How to disconnect from work and beat burnout!

25/08/2023 | Santander Universidades

Although rest is essential to sustain high performance, disconnecting from work isn't always easy - even more so after the spike in remote working as a result of the Covid-19 pandemic. In fact, three out of every four employees report that they don’t know how to disconnect from work since they are permanently connected or keeping an eye on their job responsibilities, according to the study COVID-19 Global Impact by Cigna.

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The impact of the pandemic: the dawn of being connected 24/7

40% of European workers started to work remotely during lockdown, according to Eurofound. And although you may think that having your office at home has its advantages, it also hampers our ability to disconnect from work at the end of the day. The fact is that clocking in and out of the workplace has become more blurred. What this means is that, when you have all the necessary tools to carry out your work in your own home, you can easily find yourself 'connected' 24 hours a day, seven days a week. 

For example, according to the Work Trend Index 2021 report by Microsoft, workers participate in 45% more chats per week - and these work conversations are 42% more common outside of office hours. Moreover, two out of every five professionals don’t know how to disconnect from work even during the holidays, according to another study by Bizneo.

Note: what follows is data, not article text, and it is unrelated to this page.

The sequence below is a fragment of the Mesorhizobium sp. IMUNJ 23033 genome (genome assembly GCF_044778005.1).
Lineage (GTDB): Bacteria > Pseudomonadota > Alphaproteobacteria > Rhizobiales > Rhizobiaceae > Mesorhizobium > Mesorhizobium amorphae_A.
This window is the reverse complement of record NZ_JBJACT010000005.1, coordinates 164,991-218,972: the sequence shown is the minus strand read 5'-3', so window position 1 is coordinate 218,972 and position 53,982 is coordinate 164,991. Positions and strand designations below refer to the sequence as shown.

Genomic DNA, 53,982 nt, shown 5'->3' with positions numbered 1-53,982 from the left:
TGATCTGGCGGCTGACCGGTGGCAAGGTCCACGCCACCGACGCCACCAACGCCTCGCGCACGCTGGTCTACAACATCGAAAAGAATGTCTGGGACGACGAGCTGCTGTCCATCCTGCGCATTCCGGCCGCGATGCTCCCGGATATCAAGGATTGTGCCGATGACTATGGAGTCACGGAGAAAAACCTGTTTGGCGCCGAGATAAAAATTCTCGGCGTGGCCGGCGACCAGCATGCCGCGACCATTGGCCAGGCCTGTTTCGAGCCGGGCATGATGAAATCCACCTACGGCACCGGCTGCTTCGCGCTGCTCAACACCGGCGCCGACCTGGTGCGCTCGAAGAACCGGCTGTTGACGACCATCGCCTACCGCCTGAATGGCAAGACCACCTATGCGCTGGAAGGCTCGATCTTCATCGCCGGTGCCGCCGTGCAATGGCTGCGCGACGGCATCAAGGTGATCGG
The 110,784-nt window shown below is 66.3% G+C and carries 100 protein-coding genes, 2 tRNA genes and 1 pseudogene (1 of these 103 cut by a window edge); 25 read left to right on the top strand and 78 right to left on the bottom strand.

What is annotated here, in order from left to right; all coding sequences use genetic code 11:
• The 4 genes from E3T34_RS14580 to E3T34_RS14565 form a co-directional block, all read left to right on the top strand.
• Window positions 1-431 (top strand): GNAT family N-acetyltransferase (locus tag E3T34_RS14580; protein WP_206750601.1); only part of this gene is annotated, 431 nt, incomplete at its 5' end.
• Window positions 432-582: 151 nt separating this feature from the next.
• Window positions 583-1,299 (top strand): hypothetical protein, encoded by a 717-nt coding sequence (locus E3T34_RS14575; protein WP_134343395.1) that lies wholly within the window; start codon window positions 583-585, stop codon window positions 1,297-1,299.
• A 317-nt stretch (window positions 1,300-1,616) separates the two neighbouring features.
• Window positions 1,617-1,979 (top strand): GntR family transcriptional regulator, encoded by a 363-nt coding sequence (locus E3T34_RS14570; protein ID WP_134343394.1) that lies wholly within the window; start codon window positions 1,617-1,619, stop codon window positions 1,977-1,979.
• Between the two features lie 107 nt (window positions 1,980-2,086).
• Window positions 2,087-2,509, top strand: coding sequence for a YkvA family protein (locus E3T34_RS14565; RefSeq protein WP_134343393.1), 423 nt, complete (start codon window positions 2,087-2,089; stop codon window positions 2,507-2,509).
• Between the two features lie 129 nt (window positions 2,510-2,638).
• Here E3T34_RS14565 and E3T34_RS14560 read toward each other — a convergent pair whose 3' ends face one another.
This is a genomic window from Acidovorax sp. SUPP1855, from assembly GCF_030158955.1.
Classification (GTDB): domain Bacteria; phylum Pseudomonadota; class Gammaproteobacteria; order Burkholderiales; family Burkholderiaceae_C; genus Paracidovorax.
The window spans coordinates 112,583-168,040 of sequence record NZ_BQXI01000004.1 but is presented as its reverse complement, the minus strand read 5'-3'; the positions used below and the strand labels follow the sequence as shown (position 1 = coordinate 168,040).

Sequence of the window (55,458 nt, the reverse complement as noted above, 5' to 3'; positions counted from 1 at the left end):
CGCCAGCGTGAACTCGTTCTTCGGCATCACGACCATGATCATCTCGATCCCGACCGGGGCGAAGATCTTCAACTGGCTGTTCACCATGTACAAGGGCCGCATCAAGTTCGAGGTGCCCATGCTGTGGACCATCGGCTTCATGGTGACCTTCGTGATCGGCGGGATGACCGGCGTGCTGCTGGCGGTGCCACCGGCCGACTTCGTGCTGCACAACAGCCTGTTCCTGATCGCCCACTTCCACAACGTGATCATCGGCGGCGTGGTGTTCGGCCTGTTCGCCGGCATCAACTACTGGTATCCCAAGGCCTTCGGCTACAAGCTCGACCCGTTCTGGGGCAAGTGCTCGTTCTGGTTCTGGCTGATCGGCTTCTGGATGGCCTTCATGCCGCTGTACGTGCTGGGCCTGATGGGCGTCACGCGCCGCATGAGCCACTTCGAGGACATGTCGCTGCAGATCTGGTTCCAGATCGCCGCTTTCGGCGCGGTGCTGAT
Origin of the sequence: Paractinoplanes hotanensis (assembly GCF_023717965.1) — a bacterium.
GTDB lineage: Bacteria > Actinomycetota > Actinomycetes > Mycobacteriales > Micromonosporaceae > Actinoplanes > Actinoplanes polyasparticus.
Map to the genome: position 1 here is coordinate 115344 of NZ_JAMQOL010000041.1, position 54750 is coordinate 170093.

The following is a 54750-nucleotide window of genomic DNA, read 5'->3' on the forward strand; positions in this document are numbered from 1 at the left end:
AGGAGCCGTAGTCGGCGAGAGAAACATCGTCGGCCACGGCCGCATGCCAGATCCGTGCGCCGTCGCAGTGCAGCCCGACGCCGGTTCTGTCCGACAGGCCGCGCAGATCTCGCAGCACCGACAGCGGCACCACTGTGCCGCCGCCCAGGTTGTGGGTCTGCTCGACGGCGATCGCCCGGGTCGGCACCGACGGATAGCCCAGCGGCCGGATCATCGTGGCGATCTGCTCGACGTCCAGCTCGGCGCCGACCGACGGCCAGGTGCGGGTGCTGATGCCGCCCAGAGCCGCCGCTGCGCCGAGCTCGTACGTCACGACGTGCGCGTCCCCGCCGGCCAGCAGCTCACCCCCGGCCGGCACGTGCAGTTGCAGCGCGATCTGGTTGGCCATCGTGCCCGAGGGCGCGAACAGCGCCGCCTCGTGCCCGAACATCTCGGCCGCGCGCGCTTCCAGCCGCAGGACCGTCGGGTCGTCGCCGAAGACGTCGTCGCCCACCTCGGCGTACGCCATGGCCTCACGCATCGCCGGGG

As a result, negative emotions such as stress and anxiety are spreading among the workforce, as Gallup highlights in its Wellbeing-Engagement Paradox report. This is a fairly widespread malaise among employees, given that some 52% of workers report suffering from so-called burnout syndrome, while one in three is considering changing jobs because of how exhausted they feel at work.

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Work stress and not knowing how to disconnect: from mere exhaustion to burnout

Chronic occupational burnout has a strong impact on staff satisfaction, well-being and performance, and was even recognised as a disease by the World Health Organization in 2019. 

As for mental health, burnout can make you feel more irritated and less tolerant, overcome by a feeling of apathy for a job you used to love. As such, research has shown that prolonged exposure to work-related stressors can lead to bouts of anxiety and depression.